Our dad's sister — she's the original sassy. That's actually her nickname. She was around us a lot growing up. Also, our mom. She's not a demure, yes-woman housewife. She's a dancer, and she's spunky.

SD: I heard through the grapevine that you might be pushing the T Sisters' sound beyond the twang. Care to set the record straight?

ET: When we started out, we were kind of just learning our instruments and transitioning from weird musical theater to more folky music. We got hooked up with [producer] Laurie Lewis, who's a really great folk and bluegrass musician. Initially, we were a little more in the folk world, playing folk and bluegrass festivals — which we still do. But I think as we've gotten more comfortable as instrumentalists, writers and performers, we've expanded into more electric stuff. Rachel and I both play electric guitar now.

You have to change over time. If you don't, it's pretty boring. A lot of the bands that I love are more in the indie-folk genre: Lucius, Shovels & Rope, Margaret Glaspy. My interests have kind of shifted more to that realm. When you get intrigued by new music, you want to experiment with that.

SD: I can imagine — especially in folk music because it's such a traditional genre.

ET: Absolutely. We just kind of happened into the [folk scene] when we started. Who knows? Maybe in a few years we'll be like, "All right, well, we have a couple metal songs now."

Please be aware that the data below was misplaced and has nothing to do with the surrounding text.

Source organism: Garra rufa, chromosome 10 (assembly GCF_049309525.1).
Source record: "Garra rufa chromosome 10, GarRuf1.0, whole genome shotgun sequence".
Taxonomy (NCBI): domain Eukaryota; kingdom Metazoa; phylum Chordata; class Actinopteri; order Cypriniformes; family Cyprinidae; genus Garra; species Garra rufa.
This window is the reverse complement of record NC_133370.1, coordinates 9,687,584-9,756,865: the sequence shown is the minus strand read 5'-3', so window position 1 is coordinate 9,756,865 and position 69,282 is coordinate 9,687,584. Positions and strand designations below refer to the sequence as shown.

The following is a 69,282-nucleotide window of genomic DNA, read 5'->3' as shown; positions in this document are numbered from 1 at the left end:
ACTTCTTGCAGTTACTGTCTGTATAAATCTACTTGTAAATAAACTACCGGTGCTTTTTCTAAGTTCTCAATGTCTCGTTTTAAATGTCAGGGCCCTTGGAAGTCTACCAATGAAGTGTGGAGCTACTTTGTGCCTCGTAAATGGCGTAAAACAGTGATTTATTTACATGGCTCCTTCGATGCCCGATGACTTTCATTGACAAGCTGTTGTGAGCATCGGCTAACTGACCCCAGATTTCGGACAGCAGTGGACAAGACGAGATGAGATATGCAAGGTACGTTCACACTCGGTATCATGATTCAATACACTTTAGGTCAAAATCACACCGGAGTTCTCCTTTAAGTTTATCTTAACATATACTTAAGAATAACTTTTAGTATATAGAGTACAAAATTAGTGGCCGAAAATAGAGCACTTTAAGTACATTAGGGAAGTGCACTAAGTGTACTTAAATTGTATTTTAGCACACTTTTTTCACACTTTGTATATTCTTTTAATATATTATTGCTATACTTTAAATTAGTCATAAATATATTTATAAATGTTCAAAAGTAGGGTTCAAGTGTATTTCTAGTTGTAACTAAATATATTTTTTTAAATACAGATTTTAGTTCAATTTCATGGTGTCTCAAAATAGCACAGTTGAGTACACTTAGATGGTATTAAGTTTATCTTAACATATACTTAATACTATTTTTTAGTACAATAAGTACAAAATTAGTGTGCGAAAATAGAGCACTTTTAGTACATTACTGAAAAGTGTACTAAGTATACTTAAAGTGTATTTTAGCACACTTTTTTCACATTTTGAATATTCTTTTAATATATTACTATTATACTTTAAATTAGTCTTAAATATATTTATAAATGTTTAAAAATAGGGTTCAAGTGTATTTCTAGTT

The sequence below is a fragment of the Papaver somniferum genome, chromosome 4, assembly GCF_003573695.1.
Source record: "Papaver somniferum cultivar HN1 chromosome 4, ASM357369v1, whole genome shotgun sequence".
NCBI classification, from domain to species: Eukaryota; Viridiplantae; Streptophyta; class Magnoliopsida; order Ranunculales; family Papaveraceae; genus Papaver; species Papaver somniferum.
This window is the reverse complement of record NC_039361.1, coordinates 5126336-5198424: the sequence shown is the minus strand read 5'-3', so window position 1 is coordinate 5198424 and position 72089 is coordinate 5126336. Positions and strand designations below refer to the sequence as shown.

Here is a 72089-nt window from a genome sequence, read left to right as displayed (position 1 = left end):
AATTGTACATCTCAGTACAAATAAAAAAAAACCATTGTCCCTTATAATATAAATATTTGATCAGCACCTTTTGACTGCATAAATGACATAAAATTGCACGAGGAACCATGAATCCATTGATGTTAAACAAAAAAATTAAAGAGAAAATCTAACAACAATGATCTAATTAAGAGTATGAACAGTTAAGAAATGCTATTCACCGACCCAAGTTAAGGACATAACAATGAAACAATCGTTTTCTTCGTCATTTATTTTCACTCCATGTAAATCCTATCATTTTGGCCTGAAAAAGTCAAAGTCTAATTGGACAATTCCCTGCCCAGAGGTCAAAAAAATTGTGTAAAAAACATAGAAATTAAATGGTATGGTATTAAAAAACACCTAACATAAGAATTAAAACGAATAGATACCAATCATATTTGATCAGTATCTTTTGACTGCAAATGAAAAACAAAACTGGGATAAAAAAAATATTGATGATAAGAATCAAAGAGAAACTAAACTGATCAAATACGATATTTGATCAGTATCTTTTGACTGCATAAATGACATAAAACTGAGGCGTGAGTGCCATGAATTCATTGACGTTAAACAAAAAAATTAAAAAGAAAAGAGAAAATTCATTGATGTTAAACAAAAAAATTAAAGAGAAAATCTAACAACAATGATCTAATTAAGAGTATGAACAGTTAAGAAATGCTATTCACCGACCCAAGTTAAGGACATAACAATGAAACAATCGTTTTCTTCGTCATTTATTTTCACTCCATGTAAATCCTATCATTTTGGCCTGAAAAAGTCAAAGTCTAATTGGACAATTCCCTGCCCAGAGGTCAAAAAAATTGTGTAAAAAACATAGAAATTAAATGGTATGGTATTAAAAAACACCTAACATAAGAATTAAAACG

SD: I love your song "I Have a Hammer."

ET: Thank you. That's Chloe's song.

SD: I love the '60s-girl-group-meets-playground atmosphere. Can you tell me how that song came together?

ET: [It was] inspired by "If I Had a Hammer," the classic Pete Seeger folk tune about political activism. And Chloe's response — "I have a hammer" — is kind of about this contemporary experience where we have countless tools at our disposal to communicate [and] to engage in activism if we wanted to. And we have so many tools, it ends up creating this condition of ambivalence. There's so much information [and] ways to express oneself that sometimes you can feel maybe a little paralyzed — feeling really strongly in competing directions. I don't know if that's always super clear.

We did this workshop where we worked with 300 high school girls, and that was one of the songs we taught them. And I think the meaning wasn't that clear to them, because it's pretty figurative. Regardless of whether or not someone picks up on the meaning, I think it's just fun. We use a lot of unison singing, which we don't always do, and that makes the harmonies really pop.